The nation that forgot its history

This past summer, a bipartisan immigration policy was defeated in Congress. The policy’s intention was to offer a quick legal status to millions of illegal immigrants in the United States.

Supported by no less than the U.S. President, the policy met its Waterloo at the hands of nativists who think the U.S. has no business playing host to people knocking (or stealing) at its door.

They seem to forget the U.S. is a nation of immigrants. Ever since the English colonials descended on Jamestown in the early 17th century, the U.S. has always welcomed those who seek liberty, succor and happiness.

It is estimated there are close to 12 million illegal immigrants in the U.S. These people, invariably referred to as “illegal aliens,” are not a bunch of fluffy beings with stuff sticking out of their heads like aliens are imagined to be.

They are human beings. They seek, like everyone else, a better life for themselves and their families. They come to the U.S. by whatever means because they believe in the promise of this country.

Therefore, I believe it is important for the immigration debate to shift from the emotional (like cooping up a presumed illegal immigrant in a cage) to the pragmatic and strategic.

The U.S. is not called “nation of nations,” “mosaic,” “salad bowl” or “melting pot” for nothing. The U.S. is these, and in many more ways expresses diversity, and dare I say multiculturalism; because it is basically a nation built and sustained by people from all over the world.

Secondly, the Declaration of Independence, among other things, avers human beings are born equal and endowed by the creator with equal and unalienable rights – among these rights is the pursuit of happiness.

Pursuit of happiness through economic opportunity and liberty is what pulls a lot of people to the U.S. As long as the United States is the world’s richest economy, as long as the country maintains its exceptionalism in diverse ways that enamor billions around the globe, it will continue to attract immigrants – legal or illegal.

Historically too, the U.S. has always welcomed immigrants. The earliest settlers, depending on where they landed may or may not have been well received by the Indian natives of the land.

Eventually, however, the “new world” stood as a beacon of hope to people from around the world who were beat, hungry and afflicted with a host of squalid living conditions.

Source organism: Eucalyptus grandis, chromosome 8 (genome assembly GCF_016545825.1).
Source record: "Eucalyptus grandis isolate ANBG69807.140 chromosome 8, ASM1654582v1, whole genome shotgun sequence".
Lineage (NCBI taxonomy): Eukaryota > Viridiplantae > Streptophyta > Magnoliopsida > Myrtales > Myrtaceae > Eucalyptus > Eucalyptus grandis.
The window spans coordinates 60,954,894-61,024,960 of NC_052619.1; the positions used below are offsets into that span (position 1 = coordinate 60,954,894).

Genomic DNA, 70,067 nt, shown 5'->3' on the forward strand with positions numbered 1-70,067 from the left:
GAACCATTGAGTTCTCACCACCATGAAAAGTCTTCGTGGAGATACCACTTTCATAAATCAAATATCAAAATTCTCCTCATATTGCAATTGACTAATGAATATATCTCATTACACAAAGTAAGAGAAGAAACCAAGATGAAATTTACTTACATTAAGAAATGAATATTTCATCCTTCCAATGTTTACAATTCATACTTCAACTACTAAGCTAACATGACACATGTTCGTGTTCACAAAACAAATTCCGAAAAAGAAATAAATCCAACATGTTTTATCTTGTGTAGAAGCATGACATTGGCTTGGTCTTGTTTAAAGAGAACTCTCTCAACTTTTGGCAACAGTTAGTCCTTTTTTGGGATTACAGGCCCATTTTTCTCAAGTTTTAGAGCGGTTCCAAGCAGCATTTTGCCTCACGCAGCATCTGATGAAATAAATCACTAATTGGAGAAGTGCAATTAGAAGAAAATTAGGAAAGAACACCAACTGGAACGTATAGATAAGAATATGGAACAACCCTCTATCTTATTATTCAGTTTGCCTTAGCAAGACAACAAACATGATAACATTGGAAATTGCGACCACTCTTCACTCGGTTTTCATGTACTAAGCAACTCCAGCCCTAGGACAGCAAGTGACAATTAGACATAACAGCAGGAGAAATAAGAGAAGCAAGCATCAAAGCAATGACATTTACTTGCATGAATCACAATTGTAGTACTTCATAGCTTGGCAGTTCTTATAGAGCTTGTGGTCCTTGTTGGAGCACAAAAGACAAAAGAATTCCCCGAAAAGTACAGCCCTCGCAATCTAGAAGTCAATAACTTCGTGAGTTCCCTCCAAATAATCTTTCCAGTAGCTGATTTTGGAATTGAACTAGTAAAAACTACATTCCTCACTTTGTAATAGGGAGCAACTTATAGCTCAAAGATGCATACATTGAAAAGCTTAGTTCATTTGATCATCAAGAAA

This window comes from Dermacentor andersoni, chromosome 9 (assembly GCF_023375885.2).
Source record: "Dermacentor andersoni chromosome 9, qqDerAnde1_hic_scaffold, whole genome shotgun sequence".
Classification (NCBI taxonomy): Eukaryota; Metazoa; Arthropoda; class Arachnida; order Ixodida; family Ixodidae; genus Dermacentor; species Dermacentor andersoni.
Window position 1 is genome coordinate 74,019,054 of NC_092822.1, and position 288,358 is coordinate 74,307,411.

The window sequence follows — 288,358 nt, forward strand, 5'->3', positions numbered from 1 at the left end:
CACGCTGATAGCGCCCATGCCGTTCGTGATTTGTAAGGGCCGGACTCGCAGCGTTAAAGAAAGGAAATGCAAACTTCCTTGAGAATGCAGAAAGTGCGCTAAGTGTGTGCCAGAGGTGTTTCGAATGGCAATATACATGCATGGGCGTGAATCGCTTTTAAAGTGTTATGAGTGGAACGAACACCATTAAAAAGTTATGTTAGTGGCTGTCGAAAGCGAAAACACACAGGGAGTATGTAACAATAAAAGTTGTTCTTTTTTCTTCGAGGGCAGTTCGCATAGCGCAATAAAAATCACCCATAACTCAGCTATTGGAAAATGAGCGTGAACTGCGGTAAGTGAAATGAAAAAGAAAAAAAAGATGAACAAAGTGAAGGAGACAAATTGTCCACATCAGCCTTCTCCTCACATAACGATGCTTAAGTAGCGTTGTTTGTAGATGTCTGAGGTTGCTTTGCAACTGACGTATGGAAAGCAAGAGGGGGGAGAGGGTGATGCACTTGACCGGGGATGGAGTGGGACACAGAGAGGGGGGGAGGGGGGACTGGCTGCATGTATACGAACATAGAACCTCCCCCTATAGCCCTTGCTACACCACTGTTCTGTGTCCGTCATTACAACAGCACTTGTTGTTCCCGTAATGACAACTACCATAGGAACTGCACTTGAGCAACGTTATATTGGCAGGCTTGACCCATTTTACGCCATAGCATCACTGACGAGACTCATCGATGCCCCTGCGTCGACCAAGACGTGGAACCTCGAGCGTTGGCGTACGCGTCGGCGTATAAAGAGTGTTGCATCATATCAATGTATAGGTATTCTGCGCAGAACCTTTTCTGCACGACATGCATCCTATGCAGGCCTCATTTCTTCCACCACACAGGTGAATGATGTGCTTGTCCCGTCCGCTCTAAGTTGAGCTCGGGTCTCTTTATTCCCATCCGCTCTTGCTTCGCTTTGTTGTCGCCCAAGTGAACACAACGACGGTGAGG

Reception and mainstreaming of newcomers into the new way of life is what has built this nation into what it is.

Lastly, due to globalization, it is wishful thinking to believe that fortresses (no matter how high) or targeted persecution of “illegals” will deter people from trying to come to the U.S.

This may happen if the U.S. shuns globalization and loses its eminence as the world’s richest and most exceptional country.

Unfortunately, building walls to keep off people and hunting down people involved in productive economic activities just because they are illegal immigrants is one of the ways in which “U.S. exceptionalism” is being eroded.

Due to phenomenal advances in technology, the world is increasingly becoming a “global village.” People can now move around the world easily, conveniently and fast.

Development in information technology has also made communication fast and efficient. These, and others, are the effects of globalization, born of liberal economic policies that the U.S. readily supports.

At another level, the assumption that immigrants are a drain on resources and a squeeze to American citizens is flawed. If this were so, the vibrancy that remains in the United States would long be gone.

Those who come here are generally interested in having a shot at a better quality of life. They work hard to buy into the American way of life.

Granted, immigrants may be unable to take care of their children’s education and healthcare needs the moment they set foot in the U.S.

However, their children go to school and eventually contribute to the revenue base. The fright about immigration is one of misappropriation: Generalized ill-feelings and latent hate towards immigrants is clearly a frustration with economic recession in the U.S.

It then becomes convenient to vent out on immigrants, it is easy. No, it is not, it is escapist and myopic.

It will be in the interest of the U.S. to design policies that provide new immigrants and their children a pathway to achieving the magical thing that is the American way.

Such a framework will create a system that does not treat people as supplicants or sub-human just because they are immigrants, legal or illegal (illegal should not arise in the first place).

That is what the U.S. has always been about; welcoming people, supporting them to integrate into the system and letting them continue the beautiful tradition of building this great “nation of nations.”